Roman a clef, a French term meaning 'novel with a key', refers to fictional works in which actual people or events can be identified by a knowing reader, typically a member of a coterie. The invention of the genre is attributed to seventeenth-century writer and salonniere Madeleine de Scudery (1607- 1701) who created it to disguise from the general reader the public figures whose political actions and ideas formed the basis of her fictional narratives. In taking up the genre a number of modernist women writers, including Djuna Barnes and Hope Mirrlees, reflected and reinterpreted this era in the early twentieth-century avant-garde salon culture of Paris. From an early date the salon had developed into 'a tool of survival in a time of adversity' (Kale 142) so it is no surprise that salons and coteries in modernist Paris, such as those of Gertrude Stein and Natalie Barney, flourished in a climate in which lesbian/ queer identities were increasingly being rendered secret in dominant medical and legal discourses. The roman a clef appealed to these coterie audiences who were able to discern in the texts information which to the unknowing reader remained obscure or hidden.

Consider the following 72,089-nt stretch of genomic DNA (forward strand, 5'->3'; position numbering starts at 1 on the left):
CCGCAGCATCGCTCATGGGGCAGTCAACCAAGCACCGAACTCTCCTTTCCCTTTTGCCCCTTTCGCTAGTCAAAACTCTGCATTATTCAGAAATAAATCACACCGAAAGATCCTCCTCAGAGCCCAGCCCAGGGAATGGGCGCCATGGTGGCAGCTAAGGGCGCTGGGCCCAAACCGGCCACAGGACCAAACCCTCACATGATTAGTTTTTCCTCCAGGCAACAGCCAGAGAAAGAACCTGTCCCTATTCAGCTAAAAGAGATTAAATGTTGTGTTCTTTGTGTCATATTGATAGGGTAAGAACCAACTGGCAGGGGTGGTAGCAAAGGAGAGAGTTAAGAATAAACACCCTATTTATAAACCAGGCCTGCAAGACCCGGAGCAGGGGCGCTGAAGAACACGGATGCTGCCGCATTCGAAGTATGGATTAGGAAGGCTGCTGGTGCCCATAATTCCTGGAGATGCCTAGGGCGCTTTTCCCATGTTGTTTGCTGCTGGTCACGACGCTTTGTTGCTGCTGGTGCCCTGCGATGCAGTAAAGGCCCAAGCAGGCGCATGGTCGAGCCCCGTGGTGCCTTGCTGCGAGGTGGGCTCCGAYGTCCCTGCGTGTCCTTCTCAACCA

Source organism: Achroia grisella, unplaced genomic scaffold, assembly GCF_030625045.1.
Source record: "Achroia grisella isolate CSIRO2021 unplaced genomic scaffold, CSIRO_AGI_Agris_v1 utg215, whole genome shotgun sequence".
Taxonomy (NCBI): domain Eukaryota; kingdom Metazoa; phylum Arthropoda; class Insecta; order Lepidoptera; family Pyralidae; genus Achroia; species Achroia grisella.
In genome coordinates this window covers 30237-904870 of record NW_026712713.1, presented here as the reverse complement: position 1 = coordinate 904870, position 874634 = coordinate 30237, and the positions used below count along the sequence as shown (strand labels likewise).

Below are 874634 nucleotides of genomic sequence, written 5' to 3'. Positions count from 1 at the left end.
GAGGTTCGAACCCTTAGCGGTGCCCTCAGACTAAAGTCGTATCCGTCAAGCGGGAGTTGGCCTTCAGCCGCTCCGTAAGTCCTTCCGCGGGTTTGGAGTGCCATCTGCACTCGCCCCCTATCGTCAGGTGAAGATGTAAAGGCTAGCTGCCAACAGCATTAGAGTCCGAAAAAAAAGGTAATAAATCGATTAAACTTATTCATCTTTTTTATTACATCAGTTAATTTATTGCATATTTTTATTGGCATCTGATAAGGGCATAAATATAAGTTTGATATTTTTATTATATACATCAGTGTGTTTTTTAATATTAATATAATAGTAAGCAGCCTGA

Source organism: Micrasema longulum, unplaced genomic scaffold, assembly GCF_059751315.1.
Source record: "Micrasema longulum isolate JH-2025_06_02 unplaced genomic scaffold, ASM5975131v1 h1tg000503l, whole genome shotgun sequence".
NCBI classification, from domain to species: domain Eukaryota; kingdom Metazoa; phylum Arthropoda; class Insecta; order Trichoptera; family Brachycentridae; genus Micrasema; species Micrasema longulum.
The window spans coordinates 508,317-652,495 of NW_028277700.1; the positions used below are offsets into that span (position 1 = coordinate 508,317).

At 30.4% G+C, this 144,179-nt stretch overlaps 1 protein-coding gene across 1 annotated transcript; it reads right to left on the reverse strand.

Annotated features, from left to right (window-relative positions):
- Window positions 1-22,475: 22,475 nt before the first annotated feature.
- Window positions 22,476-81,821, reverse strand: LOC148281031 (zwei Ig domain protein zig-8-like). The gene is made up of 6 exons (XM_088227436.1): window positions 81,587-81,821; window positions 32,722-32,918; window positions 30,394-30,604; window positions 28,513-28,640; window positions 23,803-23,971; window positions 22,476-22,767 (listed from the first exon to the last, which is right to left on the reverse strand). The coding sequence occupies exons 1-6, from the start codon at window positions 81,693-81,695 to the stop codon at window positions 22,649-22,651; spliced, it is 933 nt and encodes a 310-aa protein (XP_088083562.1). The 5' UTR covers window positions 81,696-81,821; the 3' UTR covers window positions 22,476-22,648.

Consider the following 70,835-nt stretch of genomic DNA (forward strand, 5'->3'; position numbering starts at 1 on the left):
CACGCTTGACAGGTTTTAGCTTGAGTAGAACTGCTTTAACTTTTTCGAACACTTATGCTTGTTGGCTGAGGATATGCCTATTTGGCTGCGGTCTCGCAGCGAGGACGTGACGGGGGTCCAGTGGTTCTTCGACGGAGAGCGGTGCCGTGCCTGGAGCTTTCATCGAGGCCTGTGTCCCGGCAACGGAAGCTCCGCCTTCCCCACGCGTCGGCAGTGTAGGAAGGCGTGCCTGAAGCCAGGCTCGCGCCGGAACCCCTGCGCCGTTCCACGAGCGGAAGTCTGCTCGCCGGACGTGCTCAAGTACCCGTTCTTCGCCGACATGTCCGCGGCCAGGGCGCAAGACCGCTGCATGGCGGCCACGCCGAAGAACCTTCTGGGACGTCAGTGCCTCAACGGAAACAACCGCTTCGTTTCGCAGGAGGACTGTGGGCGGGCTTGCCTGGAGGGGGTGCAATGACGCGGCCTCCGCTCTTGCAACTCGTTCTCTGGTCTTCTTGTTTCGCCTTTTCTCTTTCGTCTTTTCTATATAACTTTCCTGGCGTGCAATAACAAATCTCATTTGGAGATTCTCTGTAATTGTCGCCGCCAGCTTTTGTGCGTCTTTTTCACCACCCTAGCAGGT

Recent studies of coterie formations such as Lytle Shaw's have examined both 'the force of cultural marginality of the coterie and the authority of deeply established cultural interest' found in them (4). Deriving from the Old French word cotier, coterie originally referred to a collective formed by tenants in order to challenge landlords over the run-down condition of their 'cots' or 'cottages'. Shaw points out that 'as the term gets used to designate privileged circles devoted to covert political or literary activity, the force o f marginality associated with the medieval term gives way to the modern connotation of the clique' (4). The roman a clef is emblematic of coterie writing in controlling both the scope of its audience and the way in which its meanings are potentially located and interpreted. Circulating within the coterie environment ofthe salon and associated with secrecy and revelation, the roman aclefcould be seen as a kind of currency, according value to its writer and readers, much as earlier forms of courtly poetry had done.